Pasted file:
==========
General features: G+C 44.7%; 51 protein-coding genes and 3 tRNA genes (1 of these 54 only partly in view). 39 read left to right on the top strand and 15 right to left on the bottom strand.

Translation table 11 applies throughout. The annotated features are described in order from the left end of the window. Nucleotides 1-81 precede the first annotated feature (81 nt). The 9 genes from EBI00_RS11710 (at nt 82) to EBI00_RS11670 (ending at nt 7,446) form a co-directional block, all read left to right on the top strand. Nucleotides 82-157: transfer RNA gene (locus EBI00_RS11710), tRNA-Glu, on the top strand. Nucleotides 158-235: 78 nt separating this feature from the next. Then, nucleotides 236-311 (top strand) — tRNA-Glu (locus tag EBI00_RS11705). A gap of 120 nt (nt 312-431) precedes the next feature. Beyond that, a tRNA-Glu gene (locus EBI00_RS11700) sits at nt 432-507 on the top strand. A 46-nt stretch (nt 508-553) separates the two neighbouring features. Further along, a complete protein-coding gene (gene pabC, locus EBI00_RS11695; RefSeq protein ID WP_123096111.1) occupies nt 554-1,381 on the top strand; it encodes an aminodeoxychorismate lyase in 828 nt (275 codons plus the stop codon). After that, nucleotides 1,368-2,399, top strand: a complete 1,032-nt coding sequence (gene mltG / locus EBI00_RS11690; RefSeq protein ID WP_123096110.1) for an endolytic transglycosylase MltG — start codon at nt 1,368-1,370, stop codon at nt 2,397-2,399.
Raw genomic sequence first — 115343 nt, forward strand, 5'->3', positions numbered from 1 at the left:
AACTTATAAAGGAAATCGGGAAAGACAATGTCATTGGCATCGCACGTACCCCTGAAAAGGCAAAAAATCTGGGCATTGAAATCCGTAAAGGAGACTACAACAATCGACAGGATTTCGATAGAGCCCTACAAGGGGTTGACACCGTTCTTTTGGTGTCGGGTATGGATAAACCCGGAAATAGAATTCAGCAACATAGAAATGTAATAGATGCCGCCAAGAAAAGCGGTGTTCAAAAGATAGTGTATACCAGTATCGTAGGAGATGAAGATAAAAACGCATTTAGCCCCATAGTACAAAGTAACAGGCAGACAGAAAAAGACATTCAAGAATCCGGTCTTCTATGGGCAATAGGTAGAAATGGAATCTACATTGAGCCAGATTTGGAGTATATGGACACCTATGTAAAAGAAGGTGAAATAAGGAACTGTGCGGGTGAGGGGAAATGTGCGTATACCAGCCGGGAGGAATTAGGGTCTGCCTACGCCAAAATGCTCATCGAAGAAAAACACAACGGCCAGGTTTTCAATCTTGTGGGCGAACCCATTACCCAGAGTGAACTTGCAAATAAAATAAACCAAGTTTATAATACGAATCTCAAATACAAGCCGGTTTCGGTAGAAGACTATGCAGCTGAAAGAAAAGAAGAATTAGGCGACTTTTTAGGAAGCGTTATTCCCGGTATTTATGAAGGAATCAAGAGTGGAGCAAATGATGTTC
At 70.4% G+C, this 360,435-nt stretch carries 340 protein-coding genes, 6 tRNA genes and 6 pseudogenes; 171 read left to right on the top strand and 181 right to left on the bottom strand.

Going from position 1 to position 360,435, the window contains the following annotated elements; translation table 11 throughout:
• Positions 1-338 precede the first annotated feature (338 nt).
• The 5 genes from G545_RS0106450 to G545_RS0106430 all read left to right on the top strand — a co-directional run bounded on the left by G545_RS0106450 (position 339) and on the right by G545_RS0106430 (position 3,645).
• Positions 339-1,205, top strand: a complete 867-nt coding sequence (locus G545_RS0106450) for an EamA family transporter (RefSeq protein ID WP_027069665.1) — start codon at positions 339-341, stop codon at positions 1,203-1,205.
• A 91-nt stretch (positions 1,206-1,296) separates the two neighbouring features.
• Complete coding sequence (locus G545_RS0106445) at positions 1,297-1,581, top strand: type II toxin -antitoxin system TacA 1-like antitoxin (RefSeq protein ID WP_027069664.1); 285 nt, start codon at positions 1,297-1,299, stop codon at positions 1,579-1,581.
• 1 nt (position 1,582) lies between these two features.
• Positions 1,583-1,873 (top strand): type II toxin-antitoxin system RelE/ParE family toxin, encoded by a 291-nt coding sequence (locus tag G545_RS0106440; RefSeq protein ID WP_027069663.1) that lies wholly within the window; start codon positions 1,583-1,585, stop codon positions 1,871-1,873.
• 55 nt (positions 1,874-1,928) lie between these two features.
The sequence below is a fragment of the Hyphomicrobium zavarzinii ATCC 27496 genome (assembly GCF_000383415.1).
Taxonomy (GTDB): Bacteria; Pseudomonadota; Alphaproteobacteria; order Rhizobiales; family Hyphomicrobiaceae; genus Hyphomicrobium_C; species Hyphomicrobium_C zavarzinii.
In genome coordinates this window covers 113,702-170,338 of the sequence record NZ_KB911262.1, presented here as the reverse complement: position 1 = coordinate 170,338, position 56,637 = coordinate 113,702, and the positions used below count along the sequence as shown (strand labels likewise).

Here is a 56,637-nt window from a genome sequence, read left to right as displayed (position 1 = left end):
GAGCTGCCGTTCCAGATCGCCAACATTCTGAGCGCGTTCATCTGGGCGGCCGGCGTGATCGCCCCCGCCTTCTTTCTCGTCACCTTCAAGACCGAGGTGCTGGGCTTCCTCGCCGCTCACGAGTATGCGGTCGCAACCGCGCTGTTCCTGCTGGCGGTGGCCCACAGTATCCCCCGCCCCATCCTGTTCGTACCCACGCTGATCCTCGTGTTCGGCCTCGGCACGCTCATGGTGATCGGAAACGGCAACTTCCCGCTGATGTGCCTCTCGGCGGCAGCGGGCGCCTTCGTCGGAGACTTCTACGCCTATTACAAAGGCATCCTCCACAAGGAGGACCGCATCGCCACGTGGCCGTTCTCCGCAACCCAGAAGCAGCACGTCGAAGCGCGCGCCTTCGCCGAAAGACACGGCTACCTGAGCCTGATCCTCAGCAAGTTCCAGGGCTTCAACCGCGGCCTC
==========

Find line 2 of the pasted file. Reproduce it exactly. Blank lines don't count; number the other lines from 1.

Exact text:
Translation table 11 applies throughout. The annotated features are described in order from the left end of the window. Nucleotides 1-81 precede the first annotated feature (81 nt). The 9 genes from EBI00_RS11710 (at nt 82) to EBI00_RS11670 (ending at nt 7,446) form a co-directional block, all read left to right on the top strand. Nucleotides 82-157: transfer RNA gene (locus EBI00_RS11710), tRNA-Glu, on the top strand. Nucleotides 158-235: 78 nt separating this feature from the next. Then, nucleotides 236-311 (top strand) — tRNA-Glu (locus tag EBI00_RS11705). A gap of 120 nt (nt 312-431) precedes the next feature. Beyond that, a tRNA-Glu gene (locus EBI00_RS11700) sits at nt 432-507 on the top strand. A 46-nt stretch (nt 508-553) separates the two neighbouring features. Further along, a complete protein-coding gene (gene pabC, locus EBI00_RS11695; RefSeq protein ID WP_123096111.1) occupies nt 554-1,381 on the top strand; it encodes an aminodeoxychorismate lyase in 828 nt (275 codons plus the stop codon). After that, nucleotides 1,368-2,399, top strand: a complete 1,032-nt coding sequence (gene mltG / locus EBI00_RS11690; RefSeq protein ID WP_123096110.1) for an endolytic transglycosylase MltG — start codon at nt 1,368-1,370, stop codon at nt 2,397-2,399.